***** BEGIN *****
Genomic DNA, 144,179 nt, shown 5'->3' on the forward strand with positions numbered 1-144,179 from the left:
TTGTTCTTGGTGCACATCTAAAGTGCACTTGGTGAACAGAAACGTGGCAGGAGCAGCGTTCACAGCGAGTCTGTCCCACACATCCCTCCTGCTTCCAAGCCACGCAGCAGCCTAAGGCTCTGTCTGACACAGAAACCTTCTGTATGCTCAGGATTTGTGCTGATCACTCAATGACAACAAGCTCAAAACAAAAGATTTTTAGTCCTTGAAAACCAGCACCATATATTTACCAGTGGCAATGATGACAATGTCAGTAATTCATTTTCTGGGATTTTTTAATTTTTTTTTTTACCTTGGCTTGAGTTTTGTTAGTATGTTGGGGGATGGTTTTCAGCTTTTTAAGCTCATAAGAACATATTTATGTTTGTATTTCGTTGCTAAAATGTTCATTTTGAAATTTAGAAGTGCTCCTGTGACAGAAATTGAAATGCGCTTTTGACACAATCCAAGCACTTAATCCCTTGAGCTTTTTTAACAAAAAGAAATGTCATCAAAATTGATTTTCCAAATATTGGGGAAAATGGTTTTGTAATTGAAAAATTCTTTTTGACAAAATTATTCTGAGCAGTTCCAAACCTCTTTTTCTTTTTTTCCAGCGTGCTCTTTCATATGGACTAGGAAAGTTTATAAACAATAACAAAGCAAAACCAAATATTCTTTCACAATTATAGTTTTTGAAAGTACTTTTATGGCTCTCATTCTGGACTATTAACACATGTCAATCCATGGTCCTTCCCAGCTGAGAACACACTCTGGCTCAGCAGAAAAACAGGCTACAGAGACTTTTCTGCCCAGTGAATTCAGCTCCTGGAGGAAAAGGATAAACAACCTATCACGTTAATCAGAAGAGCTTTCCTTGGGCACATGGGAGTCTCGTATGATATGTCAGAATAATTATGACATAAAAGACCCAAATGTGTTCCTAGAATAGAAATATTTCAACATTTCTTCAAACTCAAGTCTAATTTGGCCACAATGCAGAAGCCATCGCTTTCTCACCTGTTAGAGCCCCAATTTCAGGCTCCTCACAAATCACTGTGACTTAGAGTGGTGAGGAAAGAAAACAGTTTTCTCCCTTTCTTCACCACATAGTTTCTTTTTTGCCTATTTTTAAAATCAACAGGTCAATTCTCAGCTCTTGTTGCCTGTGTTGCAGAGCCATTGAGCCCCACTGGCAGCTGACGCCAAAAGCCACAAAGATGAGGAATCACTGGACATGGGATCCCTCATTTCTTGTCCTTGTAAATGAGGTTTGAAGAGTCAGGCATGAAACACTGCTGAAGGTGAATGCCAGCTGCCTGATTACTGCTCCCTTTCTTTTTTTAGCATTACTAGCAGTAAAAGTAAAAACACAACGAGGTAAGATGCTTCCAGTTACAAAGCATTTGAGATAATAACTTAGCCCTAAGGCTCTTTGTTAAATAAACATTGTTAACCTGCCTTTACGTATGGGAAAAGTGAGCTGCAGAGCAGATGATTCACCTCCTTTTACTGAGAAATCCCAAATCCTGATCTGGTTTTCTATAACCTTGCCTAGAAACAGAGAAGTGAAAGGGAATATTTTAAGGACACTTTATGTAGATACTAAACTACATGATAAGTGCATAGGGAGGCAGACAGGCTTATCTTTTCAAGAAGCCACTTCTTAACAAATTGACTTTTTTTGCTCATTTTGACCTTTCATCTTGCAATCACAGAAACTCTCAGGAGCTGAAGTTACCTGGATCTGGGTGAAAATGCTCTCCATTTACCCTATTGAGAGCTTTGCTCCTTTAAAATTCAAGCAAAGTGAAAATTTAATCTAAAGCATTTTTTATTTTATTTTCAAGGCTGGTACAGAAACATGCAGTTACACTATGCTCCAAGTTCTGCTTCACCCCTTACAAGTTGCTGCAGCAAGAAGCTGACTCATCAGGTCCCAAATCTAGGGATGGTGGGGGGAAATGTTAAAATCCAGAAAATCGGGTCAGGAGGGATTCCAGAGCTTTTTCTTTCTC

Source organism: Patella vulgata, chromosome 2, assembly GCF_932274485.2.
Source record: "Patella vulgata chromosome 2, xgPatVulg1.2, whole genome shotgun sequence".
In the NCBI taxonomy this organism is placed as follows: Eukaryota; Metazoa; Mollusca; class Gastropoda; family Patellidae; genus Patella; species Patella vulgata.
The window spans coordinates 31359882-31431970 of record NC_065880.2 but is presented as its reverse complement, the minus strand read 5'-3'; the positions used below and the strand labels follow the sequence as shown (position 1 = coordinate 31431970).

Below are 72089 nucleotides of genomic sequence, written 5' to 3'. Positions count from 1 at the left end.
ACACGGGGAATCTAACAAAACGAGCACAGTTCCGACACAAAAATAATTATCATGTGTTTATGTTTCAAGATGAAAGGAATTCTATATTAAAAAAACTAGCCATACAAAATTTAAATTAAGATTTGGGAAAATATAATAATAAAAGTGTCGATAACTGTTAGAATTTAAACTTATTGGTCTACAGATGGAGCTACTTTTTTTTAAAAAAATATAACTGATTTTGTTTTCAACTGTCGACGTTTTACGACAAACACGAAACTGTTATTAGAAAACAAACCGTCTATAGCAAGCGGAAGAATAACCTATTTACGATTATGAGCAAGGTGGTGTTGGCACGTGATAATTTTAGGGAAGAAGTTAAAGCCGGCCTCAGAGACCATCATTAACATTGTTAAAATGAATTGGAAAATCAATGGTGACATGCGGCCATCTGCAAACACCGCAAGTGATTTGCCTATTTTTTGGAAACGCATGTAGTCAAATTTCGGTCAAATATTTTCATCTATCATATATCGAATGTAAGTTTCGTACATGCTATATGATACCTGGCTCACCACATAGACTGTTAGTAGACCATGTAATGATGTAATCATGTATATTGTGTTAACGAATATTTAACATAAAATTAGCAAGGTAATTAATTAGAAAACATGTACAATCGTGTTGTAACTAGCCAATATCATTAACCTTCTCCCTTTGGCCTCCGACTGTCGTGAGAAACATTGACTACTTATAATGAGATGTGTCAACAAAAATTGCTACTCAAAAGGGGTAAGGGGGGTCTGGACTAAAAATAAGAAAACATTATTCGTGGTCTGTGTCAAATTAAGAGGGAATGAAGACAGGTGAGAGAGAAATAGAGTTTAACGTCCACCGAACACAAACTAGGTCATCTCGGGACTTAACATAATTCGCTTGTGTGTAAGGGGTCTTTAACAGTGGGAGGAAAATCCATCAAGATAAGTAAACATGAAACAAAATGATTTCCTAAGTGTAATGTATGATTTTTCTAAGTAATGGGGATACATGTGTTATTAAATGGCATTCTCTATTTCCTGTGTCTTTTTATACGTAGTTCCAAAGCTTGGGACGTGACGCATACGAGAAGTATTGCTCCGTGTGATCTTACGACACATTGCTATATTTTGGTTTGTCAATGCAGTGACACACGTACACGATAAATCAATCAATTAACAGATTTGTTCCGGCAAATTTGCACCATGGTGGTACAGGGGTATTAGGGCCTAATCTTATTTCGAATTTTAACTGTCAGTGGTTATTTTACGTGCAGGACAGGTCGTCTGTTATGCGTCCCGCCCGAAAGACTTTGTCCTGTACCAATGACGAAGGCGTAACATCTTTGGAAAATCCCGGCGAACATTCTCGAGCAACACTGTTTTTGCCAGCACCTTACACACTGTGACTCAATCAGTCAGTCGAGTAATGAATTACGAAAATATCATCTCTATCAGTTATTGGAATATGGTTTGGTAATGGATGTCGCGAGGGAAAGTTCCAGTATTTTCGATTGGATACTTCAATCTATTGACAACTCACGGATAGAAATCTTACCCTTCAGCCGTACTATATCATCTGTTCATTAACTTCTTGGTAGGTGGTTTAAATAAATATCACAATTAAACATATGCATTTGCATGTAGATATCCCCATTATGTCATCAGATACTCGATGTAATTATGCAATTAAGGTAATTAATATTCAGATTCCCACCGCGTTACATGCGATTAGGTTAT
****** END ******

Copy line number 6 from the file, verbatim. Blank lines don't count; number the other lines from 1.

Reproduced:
The window spans coordinates 31359882-31431970 of record NC_065880.2 but is presented as its reverse complement, the minus strand read 5'-3'; the positions used below and the strand labels follow the sequence as shown (position 1 = coordinate 31431970).